School Shooting Database Reveals Alarming Trend in Post-Columbine Years

Littleton, Colorado – Twenty-five years have passed since the tragic massacre at Columbine High School. On April 20, 1999, the nation was shocked when two teenage gunmen opened fire at the school, resulting in the deaths of 12 students and a teacher before taking their own lives. This devastating event marked the beginning of a grim era of school shootings that has left many parents fearful for their children’s safety as they head to school each day.

Since that fateful day, the number of individuals killed by guns on school property has tragically risen to at least 493, according to David Riedman, the creator of the K-12 School Shooting Database. Out of these victims, at least 138 lost their lives in active shooter incidents on school grounds. However, determining the exact number of “school shootings” in the United States since Columbine proves to be a complex task, as definitions vary and data ranges from just eight to over 2,000 incidents.

The K-12 School Shooting Database adopts an inclusive definition, considering any instance where a gun is brandished, fired, or a bullet hits school property as a school shooting, regardless of the number of victims or other circumstances. By this criteria, there have been a staggering 2,032 school shootings since Columbine, with the number of incidents per year steadily increasing. In 2024 alone, there have already been 95 incidents, with a record high of 348 incidents reported last year.

Delving deeper into the data, when filtered to only include incidents where one or more victims were shot, the number of school shootings since Columbine decreases to 1,143. A disturbing revelation from the research is that at least 133 incidents involved an “active shooter,” as defined by Riedman, with 23 of these shooters being directly inspired by the Columbine tragedy.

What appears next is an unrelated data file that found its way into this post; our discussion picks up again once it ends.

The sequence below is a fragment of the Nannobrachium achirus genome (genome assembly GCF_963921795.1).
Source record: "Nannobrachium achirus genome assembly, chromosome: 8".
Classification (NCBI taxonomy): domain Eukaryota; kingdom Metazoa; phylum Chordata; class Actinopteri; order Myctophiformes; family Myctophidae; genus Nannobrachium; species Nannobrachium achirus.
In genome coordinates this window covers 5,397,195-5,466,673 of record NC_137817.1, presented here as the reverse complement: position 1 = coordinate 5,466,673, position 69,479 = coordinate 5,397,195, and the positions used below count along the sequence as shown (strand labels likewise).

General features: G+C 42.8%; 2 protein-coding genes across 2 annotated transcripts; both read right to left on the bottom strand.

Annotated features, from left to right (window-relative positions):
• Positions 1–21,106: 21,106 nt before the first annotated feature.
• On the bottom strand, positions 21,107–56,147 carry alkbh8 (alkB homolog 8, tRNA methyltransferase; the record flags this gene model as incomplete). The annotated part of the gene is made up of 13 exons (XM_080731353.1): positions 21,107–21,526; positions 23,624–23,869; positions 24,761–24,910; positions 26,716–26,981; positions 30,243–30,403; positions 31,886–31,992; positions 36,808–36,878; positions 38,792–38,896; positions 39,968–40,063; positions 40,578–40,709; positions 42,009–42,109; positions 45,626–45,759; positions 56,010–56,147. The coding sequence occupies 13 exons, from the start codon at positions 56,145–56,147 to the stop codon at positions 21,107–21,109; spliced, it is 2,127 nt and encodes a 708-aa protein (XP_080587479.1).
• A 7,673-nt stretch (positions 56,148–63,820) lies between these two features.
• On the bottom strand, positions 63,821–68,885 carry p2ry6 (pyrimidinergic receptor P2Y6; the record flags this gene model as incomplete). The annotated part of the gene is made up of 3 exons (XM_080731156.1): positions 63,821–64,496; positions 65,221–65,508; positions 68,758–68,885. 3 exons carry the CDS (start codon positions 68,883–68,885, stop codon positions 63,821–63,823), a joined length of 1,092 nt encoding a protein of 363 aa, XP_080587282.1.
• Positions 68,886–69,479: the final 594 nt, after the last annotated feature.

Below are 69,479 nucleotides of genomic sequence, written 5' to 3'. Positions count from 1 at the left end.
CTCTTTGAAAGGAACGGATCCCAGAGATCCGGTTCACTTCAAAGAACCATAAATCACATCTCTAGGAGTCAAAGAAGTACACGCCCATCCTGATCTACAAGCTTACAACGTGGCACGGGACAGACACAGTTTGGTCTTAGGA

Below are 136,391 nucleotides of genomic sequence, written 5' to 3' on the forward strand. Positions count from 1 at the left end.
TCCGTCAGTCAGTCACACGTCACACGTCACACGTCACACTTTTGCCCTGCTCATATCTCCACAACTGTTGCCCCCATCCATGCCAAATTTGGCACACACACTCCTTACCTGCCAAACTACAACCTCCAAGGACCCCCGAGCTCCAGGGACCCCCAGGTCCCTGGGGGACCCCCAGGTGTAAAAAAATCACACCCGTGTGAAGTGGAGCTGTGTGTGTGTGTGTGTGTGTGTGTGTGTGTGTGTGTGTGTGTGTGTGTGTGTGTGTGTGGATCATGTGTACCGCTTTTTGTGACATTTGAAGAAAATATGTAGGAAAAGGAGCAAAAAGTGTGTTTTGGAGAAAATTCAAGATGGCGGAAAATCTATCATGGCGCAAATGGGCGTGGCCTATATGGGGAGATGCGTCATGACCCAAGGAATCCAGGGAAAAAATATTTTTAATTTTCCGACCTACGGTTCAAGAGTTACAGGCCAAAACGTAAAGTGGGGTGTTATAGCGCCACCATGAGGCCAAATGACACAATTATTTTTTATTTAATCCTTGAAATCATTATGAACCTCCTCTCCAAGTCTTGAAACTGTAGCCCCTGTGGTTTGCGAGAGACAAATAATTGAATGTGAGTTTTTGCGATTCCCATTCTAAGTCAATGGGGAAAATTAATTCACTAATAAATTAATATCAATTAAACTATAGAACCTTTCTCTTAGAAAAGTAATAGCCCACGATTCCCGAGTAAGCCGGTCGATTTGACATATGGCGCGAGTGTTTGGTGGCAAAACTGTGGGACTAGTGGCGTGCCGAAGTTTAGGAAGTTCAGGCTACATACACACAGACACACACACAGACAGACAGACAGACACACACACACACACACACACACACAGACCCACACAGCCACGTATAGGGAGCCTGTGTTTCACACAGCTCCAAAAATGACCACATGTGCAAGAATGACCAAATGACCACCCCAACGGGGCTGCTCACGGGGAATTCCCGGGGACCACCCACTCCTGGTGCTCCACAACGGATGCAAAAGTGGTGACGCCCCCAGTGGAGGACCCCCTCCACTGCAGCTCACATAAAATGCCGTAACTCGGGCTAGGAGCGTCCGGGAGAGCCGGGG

It is worth noting that if a mass shooting is defined as an incident where at least four individuals have been shot, there have been 59 such incidents—excluding a significant majority of gunfire occurrences on school premises since Columbine. This rarity of mass shootings is crucial to consider, as pointed out by James Alan Fox, a veteran criminologist at Northeastern University, who emphasizes that these rampage attacks like Columbine are not commonplace events.

Despite the rising concerns among parents, polling data reveals a mixed sentiment regarding the ability to eliminate gun violence in the United States. A recent survey showed that more than half of Americans doubt the country’s capacity to reduce the rate of gun violence to zero, while acknowledging the challenges posed by the prevalent news coverage of school shootings and high-fatality incidents.

In light of these sobering statistics and expert insights, the conversation around school safety and gun violence prevention continues to evolve. As researchers and policymakers explore strategies to address this pressing issue, the need for enhanced reporting and intervention measures to preempt potential threats remains paramount to safeguarding our schools and communities.